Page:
Twitter's chairman and one of its co-founders, Jack Dorsey, is launching a totally different company which could transform the way people buy things as much as Twitter transformed the way people communicate.
The company is called "Square" — it's a little plastic device that plugs into your iPhone and allows anyone to accept a credit card payment. (They're working on the applications for it to work from Blackberrys and other mobile devices).
It's remarkably simple — like PayPal on the go. The person getting paid plugs the black square into his or her iPhone and swipes the payers credit card through a slot. The last four digits and expiration date of the credit card show up, and the buyer signs his or her name with a finger. You can input your e-mail address or phone number to receive a receipt via e-mail or SMS.
Dorsey demoed his device for me on Power Lunch today, charging me three bucks, for which I promptly received a receipt. The system is now in Beta testing with a couple hundred customers and vendors as Square irons out security issues. The company has already made deals with all the major credit card companies — Dorsey says they're thrilled at the idea of getting access to all 22 million small businesses in the US, compared to the 6 million small businesses they service now. And now Square is ironing out the details to launch applications on devices other than just the iPhone.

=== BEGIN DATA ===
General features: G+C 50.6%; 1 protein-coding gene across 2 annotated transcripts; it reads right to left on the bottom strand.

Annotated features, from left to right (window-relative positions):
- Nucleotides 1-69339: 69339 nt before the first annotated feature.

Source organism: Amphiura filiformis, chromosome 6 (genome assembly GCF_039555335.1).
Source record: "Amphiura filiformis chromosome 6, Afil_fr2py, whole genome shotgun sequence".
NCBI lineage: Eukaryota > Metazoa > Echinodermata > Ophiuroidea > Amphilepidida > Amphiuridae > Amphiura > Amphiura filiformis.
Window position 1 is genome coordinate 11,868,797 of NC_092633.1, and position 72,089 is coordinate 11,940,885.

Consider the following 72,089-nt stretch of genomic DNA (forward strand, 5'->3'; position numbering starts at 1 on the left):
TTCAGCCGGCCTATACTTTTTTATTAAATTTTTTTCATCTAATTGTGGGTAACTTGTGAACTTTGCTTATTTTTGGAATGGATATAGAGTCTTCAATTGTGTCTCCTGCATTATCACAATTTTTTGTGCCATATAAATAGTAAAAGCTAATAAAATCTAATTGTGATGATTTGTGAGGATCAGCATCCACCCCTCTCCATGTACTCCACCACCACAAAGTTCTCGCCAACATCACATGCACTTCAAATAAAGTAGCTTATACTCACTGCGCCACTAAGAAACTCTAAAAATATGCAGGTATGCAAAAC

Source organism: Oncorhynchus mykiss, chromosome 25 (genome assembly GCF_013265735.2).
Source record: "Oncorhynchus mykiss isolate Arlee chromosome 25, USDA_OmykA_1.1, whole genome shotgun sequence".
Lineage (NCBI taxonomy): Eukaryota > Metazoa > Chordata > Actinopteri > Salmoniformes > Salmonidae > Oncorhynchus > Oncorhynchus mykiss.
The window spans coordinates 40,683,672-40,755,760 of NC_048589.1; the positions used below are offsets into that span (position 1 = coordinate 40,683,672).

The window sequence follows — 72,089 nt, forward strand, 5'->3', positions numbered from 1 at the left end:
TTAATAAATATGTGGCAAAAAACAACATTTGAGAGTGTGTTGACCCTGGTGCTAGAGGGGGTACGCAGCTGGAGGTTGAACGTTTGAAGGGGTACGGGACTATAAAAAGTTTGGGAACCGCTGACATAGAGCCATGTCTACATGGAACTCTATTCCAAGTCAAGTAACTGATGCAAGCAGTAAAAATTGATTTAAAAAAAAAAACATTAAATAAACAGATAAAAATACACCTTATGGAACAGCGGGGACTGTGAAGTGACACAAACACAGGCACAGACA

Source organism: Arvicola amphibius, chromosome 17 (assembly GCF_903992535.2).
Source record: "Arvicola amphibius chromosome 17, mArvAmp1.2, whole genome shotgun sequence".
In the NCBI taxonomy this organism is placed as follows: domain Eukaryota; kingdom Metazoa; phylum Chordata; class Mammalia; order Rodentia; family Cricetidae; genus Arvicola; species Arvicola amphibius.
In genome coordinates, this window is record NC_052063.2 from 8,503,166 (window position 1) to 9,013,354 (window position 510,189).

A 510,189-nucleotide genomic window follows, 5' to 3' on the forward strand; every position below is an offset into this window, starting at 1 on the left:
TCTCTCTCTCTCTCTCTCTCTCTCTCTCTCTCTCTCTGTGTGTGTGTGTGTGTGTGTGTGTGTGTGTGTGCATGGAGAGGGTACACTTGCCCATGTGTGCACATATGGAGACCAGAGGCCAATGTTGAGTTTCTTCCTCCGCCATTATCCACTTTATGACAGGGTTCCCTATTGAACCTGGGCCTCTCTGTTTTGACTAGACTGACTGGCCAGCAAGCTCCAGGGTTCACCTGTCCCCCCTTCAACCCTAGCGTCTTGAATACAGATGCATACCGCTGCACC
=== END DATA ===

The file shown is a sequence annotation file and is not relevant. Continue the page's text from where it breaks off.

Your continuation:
As of now, the company plans to give the plastic device away for free starting next year, at retailers and when requested, through the mail. The business model will rely on taking a percentage of the transaction, just like credit cards.
This could really revolutionize the way small businesses take payments and use credit cards. Even at fancy boutiques, salespeople could take your payment for a dress or handbag right there on their mobile device without asking you to walk to the register. And forget about check books - this could be the new way people pay for couches from Craigslist or how friends settle the bill after dinner. We'll see how it all evolves—obviously security is of prime importance -- but if it all works as promised, it could take the revolutionary concept of PayPal to a whole new level.
Questions? Comments? MediaMoney@cnbc.com